Aligned with the Center for Digital Acceleration’s commitment to fostering equity and inclusion within our team and the broader international development sector, [email protected] is launching a new series during Black History Month called Shaping History: Innovative Leaders Driving Digital Transformation. The series aims to spotlight racially diverse leaders in the tech space at home and in the countries where we work.
Without further ado, meet our first profile subject: Dr. Joy Buolamwini.
Poet of Code
Computer scientist and activist Buolamwini is one of the world’s leading voices examining algorithmic harms and biases, with a particular focus on racial and gender bias in artificial intelligence (AI). As told in the documentary Coded Bias, Buolamwini, who is Black, became interested in this area when popular facial recognition software did not recognize her face until she literally put on a white mask. In part from this experience, her doctoral research at the Massachusetts Institute of Technology developed the concept of an “evocative audit” rooted in “black feminist epistemology, intersectionality, and the outsider within standpoint.” Unlike traditional algorithmic audits intended to be de-personalized examinations of whether algorithms are actually doing what they are intended to do in a narrow technical sense, evocative audits are deliberately designed to show the human impact of algorithmic systems on individual people. In an interview with The Markup, Buolamwini said of evocative audits: “The whole point of doing this is to actually invite you to empathize. What does it mean to face algorithmic harm or to experience machine erasure or denigration in some way? That’s what the evocative audit does. It draws you in to show why these systems matter and how they can impact people in a negative way.”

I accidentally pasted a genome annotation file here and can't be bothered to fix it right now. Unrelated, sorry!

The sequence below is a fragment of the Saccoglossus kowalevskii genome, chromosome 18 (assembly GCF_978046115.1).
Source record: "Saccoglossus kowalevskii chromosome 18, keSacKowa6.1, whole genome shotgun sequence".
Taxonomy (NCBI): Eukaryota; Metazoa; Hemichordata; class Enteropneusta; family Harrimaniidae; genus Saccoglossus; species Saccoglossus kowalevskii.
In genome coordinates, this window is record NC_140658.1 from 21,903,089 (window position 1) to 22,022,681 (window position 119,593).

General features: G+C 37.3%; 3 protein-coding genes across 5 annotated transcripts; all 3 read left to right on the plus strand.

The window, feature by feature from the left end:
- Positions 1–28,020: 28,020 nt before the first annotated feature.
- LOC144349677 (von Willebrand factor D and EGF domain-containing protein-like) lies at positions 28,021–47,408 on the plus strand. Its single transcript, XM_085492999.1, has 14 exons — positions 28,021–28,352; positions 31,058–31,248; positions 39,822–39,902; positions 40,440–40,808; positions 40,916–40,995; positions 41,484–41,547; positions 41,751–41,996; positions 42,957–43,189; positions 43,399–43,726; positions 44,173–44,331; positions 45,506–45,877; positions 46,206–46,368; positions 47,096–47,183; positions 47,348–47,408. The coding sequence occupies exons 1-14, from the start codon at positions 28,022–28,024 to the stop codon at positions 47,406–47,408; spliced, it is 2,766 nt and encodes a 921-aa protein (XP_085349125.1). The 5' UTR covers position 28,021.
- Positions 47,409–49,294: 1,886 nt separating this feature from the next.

While working on her doctoral research, Buolamwini’s other work launched her onto the national stage. Most notably, her 2018 paper with Dr. Timnit Gebru on racial and gender bias in facial recognition algorithms has been cited more than 2,400 times in other works, all in less than four years since its initial publication. Stemming from her collective body of work, Buolamwini has been named to Time’s 100 Next, Forbes’s 30 Under 30, and MIT Tech Review’s 35 Under 35, among others. As a result of this recognition for her groundbreaking work, she has become a public intellectual in the technology space, regularly highlighting algorithmic harms that will materially impact individual people, especially people of color.
Most recently, in January, she wrote an op-ed for The Atlantic about the Internal Revenue Service’s (IRS) proposed use of facial recognition on its website. Her article launched a broader conversation around the use of facial recognition to access government services in the United States, which quickly led to the IRS distancing itself from its original plans.